Thursday, October 22, 2009

Book review: "Dangerous Games" by MacMillan

I am almost finished reading the book "Dangerous Games - The Uses and Abuses of History" by the historian Margaret MacMillan. This is not a book about interaction design or HCI or technology, but it is definitely a book on design, and in this case, the design of history.

MacMillan shows the importance of history in todays society, for instance as a "tool" designed to deliver comfort, identity, or nationalism. MacMillan really makes a strong case with numerous examples on how history can be misused and be a dangerous tool in the hands of those who want to control our present and future. It is fascinating to see MacMillan's examples of how history is, and has been, designed to serve certain particular purposes. The real historian has a different responsibility, according to MacMillan, and that is to simply explain what actually happened, when it happened and to present some explanations of why. This is a delicate task and requires a professional competence.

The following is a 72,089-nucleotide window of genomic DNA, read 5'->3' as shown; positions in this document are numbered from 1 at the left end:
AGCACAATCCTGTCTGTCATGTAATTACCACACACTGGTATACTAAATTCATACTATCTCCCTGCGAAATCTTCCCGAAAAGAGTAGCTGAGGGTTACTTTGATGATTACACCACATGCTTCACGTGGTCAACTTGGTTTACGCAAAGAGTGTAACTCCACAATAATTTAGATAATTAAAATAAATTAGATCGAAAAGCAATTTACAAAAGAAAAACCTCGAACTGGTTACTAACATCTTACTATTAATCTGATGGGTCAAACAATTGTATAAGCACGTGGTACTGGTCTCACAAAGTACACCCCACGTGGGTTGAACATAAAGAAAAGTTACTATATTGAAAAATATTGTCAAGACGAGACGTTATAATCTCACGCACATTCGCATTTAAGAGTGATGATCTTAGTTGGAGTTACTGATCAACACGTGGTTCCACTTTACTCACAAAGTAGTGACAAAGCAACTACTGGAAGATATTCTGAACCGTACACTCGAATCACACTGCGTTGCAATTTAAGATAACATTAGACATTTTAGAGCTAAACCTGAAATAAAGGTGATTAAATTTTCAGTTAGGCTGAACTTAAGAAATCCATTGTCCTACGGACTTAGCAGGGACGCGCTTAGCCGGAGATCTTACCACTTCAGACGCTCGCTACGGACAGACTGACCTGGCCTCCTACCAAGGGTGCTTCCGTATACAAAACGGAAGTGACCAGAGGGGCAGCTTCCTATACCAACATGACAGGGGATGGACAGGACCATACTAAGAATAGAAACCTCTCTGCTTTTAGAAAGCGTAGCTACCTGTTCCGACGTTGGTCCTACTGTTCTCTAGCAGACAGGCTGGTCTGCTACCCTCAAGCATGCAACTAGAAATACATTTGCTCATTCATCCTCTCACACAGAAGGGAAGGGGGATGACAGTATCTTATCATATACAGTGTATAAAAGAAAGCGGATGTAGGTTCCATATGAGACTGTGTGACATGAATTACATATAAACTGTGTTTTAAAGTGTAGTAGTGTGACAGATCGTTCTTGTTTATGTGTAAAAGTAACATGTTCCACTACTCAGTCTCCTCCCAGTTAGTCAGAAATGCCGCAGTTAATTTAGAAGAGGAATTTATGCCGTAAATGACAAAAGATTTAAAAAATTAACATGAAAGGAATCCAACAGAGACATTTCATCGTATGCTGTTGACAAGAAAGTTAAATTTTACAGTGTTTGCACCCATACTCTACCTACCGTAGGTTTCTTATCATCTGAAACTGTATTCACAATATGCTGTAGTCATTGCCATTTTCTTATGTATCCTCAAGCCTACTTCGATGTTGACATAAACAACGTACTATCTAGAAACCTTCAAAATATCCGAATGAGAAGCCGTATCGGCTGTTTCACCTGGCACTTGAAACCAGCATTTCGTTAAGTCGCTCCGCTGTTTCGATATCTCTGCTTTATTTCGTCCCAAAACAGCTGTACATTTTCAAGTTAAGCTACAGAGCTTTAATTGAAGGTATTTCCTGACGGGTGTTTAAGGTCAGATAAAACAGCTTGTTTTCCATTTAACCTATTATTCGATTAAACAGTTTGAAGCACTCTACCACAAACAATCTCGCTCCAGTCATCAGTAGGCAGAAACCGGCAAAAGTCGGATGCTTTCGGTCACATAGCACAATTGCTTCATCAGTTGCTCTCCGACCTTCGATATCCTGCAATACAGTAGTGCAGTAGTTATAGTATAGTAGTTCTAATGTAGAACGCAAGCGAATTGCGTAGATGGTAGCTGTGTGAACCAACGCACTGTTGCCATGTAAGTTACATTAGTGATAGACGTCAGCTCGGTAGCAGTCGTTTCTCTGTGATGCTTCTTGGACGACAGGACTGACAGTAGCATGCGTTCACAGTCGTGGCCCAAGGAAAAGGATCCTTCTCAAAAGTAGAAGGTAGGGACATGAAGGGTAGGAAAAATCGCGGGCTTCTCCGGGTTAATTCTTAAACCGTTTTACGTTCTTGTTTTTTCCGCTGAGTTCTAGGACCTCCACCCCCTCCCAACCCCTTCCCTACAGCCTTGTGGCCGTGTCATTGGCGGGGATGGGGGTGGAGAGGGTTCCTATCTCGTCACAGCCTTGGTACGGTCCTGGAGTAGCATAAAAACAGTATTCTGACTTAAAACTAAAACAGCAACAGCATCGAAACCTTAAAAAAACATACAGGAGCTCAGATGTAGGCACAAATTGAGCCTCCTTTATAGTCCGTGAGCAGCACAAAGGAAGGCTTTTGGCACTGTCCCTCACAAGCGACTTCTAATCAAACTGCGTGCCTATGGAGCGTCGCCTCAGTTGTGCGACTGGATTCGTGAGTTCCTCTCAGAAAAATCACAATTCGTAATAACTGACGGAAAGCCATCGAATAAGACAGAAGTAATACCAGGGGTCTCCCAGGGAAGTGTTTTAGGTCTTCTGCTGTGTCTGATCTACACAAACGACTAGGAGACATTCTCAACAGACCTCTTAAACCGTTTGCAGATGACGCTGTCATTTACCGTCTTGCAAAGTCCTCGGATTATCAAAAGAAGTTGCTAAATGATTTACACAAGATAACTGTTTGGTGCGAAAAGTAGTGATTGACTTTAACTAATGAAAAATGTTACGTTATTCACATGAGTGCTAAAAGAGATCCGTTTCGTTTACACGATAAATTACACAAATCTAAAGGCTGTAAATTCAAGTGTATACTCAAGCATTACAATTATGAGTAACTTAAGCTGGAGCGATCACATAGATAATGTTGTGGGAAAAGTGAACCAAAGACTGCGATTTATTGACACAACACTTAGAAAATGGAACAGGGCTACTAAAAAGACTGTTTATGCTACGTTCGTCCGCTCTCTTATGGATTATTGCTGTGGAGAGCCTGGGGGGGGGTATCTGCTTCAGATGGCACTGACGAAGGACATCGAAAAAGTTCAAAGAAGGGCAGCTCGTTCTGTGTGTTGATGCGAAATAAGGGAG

It is also exciting to read about the need for a constant re-design of our history. MacMillan shows convincingly how that is needed, not as a consequence of earlier "bad" history, but as a way for us to re-position the past in relation to the present and the future (this actually relates to my previous post on "The Evolution of What is Easy to Use").

Overall, this is a wonderful book, and even if it is not about my own professional fields, I found many interesting connections and it helps me to think about the history of relationship between technology and humans and how that history is constructed in order to predict and substantiate design actions of the future.

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